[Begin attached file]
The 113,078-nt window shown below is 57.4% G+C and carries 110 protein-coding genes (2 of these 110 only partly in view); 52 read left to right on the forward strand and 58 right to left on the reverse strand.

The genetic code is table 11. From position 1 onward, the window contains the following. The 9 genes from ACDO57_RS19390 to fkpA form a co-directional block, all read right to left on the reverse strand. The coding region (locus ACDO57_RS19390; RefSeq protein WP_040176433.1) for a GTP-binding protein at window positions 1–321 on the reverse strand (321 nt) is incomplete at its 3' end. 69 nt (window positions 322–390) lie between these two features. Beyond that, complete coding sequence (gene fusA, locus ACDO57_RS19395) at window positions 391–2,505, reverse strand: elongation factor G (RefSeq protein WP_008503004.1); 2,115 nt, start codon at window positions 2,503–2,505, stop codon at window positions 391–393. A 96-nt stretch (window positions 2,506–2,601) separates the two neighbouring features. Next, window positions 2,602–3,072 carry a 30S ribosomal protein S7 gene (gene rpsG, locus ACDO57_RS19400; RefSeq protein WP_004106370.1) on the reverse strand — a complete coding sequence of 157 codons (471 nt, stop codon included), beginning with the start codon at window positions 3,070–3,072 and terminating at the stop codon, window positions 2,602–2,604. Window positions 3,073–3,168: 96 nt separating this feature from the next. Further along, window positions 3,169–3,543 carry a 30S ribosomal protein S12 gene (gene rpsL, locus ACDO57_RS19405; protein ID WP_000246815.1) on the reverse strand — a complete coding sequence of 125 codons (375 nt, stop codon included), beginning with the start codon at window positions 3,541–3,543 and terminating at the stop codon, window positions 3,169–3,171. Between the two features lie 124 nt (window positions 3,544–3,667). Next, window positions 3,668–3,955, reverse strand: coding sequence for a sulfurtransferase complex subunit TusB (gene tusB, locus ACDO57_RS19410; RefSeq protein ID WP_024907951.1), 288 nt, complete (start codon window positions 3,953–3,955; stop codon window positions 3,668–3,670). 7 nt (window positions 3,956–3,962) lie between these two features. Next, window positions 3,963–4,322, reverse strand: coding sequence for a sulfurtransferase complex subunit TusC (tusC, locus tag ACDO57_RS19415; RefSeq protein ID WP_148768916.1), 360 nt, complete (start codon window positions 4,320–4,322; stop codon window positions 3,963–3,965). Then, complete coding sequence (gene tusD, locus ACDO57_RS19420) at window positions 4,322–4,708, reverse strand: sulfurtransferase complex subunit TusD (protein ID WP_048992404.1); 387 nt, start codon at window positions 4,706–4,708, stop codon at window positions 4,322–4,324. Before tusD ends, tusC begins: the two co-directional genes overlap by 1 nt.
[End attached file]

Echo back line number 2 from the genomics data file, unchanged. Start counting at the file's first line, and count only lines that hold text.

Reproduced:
The genetic code is table 11. From position 1 onward, the window contains the following. The 9 genes from ACDO57_RS19390 to fkpA form a co-directional block, all read right to left on the reverse strand. The coding region (locus ACDO57_RS19390; RefSeq protein WP_040176433.1) for a GTP-binding protein at window positions 1–321 on the reverse strand (321 nt) is incomplete at its 3' end. 69 nt (window positions 322–390) lie between these two features. Beyond that, complete coding sequence (gene fusA, locus ACDO57_RS19395) at window positions 391–2,505, reverse strand: elongation factor G (RefSeq protein WP_008503004.1); 2,115 nt, start codon at window positions 2,503–2,505, stop codon at window positions 391–393. A 96-nt stretch (window positions 2,506–2,601) separates the two neighbouring features. Next, window positions 2,602–3,072 carry a 30S ribosomal protein S7 gene (gene rpsG, locus ACDO57_RS19400; RefSeq protein WP_004106370.1) on the reverse strand — a complete coding sequence of 157 codons (471 nt, stop codon included), beginning with the start codon at window positions 3,070–3,072 and terminating at the stop codon, window positions 2,602–2,604. Window positions 3,073–3,168: 96 nt separating this feature from the next. Further along, window positions 3,169–3,543 carry a 30S ribosomal protein S12 gene (gene rpsL, locus ACDO57_RS19405; protein ID WP_000246815.1) on the reverse strand — a complete coding sequence of 125 codons (375 nt, stop codon included), beginning with the start codon at window positions 3,541–3,543 and terminating at the stop codon, window positions 3,169–3,171. Between the two features lie 124 nt (window positions 3,544–3,667). Next, window positions 3,668–3,955, reverse strand: coding sequence for a sulfurtransferase complex subunit TusB (gene tusB, locus ACDO57_RS19410; RefSeq protein ID WP_024907951.1), 288 nt, complete (start codon window positions 3,953–3,955; stop codon window positions 3,668–3,670). 7 nt (window positions 3,956–3,962) lie between these two features. Next, window positions 3,963–4,322, reverse strand: coding sequence for a sulfurtransferase complex subunit TusC (tusC, locus tag ACDO57_RS19415; RefSeq protein ID WP_148768916.1), 360 nt, complete (start codon window positions 4,320–4,322; stop codon window positions 3,963–3,965). Then, complete coding sequence (gene tusD, locus ACDO57_RS19420) at window positions 4,322–4,708, reverse strand: sulfurtransferase complex subunit TusD (protein ID WP_048992404.1); 387 nt, start codon at window positions 4,706–4,708, stop codon at window positions 4,322–4,324. Before tusD ends, tusC begins: the two co-directional genes overlap by 1 nt.